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Recent trends in biochar production methods and its application as a soil health conditioner: a review

Authors
  • Gabhane, Jagdish W.1
  • Bhange, Vivek P.2
  • Patil, Pravin D.3
  • Bankar, Sneha T.4
  • Kumar, Sachin5
  • 1 Gondwana University, Gadchiroli, 442702, India , Gadchiroli (India)
  • 2 Department of Biotechnology, Priyadarshini Institute of Engineering and Technology, Nagpur, 440022, India , Nagpur (India)
  • 3 Institute of Chemical Technology, Matunga, Mumbai, 400019, India , Matunga (India)
  • 4 RTM Nagpur University, Nagpur, 440001, India , Nagpur (India)
  • 5 Sardar Swaran Singh National Institute of Bio-Energy, Kapurthala, Punjab, 144601, India , Kapurthala (India)
Type
Published Article
Journal
SN Applied Sciences
Publisher
Springer International Publishing
Publication Date
Jun 30, 2020
Volume
2
Issue
7
Identifiers
DOI: 10.1007/s42452-020-3121-5
Source
Springer Nature
Keywords
License
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Abstract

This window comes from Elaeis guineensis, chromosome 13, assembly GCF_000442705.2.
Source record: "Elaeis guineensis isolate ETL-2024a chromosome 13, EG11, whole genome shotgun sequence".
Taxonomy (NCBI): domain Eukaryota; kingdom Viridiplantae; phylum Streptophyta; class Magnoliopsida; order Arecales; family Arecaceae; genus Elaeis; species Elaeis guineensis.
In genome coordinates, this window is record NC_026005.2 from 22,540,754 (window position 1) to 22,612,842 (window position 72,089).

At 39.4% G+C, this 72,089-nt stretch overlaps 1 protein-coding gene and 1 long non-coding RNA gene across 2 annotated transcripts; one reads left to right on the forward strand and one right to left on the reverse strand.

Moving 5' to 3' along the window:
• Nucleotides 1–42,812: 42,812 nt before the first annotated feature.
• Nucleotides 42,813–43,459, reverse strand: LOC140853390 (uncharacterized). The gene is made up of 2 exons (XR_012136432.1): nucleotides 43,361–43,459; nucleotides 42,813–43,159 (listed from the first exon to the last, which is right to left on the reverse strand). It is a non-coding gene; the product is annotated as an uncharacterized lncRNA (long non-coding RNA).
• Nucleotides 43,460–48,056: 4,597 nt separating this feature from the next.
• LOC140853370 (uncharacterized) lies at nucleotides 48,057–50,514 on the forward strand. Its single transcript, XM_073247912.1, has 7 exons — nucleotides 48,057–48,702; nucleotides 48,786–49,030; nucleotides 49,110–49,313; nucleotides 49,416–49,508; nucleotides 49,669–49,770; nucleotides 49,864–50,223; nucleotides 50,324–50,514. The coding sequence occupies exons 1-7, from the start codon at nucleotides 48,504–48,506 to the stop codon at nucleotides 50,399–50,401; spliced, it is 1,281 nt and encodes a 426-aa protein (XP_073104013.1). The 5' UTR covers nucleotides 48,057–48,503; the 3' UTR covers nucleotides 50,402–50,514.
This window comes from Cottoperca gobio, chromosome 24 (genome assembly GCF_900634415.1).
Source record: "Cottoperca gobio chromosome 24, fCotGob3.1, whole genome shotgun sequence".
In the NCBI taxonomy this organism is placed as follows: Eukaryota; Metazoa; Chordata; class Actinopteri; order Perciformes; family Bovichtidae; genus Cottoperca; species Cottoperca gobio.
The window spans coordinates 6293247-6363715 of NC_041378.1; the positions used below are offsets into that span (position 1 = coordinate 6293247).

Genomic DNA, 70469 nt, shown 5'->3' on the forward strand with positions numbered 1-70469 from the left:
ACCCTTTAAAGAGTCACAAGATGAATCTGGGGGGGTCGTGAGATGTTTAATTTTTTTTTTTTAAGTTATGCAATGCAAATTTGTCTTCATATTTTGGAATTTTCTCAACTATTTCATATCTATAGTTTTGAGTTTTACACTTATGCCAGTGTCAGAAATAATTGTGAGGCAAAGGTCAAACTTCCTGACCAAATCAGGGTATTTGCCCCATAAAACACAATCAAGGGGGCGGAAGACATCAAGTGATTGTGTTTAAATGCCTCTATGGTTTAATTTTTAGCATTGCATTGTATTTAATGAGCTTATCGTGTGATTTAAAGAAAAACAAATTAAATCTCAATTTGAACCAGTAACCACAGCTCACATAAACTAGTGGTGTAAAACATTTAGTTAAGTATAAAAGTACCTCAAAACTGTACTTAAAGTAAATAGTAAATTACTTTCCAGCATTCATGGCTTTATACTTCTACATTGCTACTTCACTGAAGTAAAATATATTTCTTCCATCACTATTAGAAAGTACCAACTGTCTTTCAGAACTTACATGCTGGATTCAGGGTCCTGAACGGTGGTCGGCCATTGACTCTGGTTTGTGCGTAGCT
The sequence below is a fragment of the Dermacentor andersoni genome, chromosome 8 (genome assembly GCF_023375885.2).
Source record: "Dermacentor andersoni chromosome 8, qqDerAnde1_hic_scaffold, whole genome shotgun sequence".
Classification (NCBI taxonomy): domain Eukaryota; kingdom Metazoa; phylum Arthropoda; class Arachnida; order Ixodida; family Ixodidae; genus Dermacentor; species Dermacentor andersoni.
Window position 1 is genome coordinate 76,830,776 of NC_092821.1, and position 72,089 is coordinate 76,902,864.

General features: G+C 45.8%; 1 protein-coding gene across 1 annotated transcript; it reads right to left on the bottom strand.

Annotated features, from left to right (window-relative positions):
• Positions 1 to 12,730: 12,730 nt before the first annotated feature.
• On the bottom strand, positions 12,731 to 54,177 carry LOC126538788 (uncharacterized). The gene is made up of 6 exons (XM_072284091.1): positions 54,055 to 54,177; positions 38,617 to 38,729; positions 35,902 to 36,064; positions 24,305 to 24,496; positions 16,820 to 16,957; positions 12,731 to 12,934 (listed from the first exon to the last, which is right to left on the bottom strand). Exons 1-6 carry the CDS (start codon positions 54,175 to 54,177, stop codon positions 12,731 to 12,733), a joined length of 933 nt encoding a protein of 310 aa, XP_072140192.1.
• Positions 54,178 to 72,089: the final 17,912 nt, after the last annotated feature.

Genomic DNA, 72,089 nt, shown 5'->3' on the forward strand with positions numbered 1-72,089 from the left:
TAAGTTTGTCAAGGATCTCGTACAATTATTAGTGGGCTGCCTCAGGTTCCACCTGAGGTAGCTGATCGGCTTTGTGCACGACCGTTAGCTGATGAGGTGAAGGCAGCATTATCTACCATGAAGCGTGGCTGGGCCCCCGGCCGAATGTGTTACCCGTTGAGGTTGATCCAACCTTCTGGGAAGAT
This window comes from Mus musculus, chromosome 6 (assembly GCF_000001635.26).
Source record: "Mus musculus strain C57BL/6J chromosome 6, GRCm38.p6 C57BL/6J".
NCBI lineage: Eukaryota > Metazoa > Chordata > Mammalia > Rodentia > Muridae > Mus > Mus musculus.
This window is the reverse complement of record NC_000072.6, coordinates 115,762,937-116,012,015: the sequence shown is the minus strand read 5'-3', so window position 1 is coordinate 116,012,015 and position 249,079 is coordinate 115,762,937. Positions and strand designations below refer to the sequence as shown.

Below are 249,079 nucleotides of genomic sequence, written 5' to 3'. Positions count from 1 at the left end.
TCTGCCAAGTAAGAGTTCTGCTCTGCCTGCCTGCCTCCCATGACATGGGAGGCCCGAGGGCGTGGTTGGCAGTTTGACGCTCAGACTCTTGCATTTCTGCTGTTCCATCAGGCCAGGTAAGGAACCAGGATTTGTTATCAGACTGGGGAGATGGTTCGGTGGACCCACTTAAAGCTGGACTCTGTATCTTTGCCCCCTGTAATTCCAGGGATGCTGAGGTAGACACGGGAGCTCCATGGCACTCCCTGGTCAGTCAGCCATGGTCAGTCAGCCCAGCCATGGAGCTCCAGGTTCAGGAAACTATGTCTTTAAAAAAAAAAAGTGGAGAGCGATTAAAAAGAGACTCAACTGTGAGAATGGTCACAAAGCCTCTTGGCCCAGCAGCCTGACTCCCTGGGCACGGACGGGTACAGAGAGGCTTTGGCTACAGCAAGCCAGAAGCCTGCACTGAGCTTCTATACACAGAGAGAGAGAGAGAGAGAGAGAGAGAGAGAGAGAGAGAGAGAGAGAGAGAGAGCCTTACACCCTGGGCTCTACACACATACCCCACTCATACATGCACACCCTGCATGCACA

Interest in biochar production from organic waste has been growing in recent years due to its broad applicability, availability, and smoother production. Biochar production techniques are being continuously modernized to improve the production rate and quality. Though numerous methods have been reported in the recent past, a systematic classification of the same is yet to be explored. Based on the advancement of the techniques being employed for biochar production and modification of conventional methods, we have categorized all major techniques of biochar production into two primary classes. In the traditional approach, ancient methods and conventional pyrolysis techniques (Slow and Fast pyrolysis) are included, whereas, in modern approaches, several advanced technologies such as Gasification, Torrefaction, Hydrothermal carbonization, Electro-modification, along with modified traditional methods (Flash pyrolysis, Vacuum pyrolysis, and Microwave pyrolysis) are comprised. Further, the systematic review was intended to evaluate various types of feedstocks (agricultural biomass, forest/woody biomass, aquatic biomass, urban waste, and paper waste) with their potential to produce biochar. It was observed that the feedstock containing high cellulose was found to be helpful in improving the overall properties of biochar, including enhanced adsorptive action and retention of nutrients.

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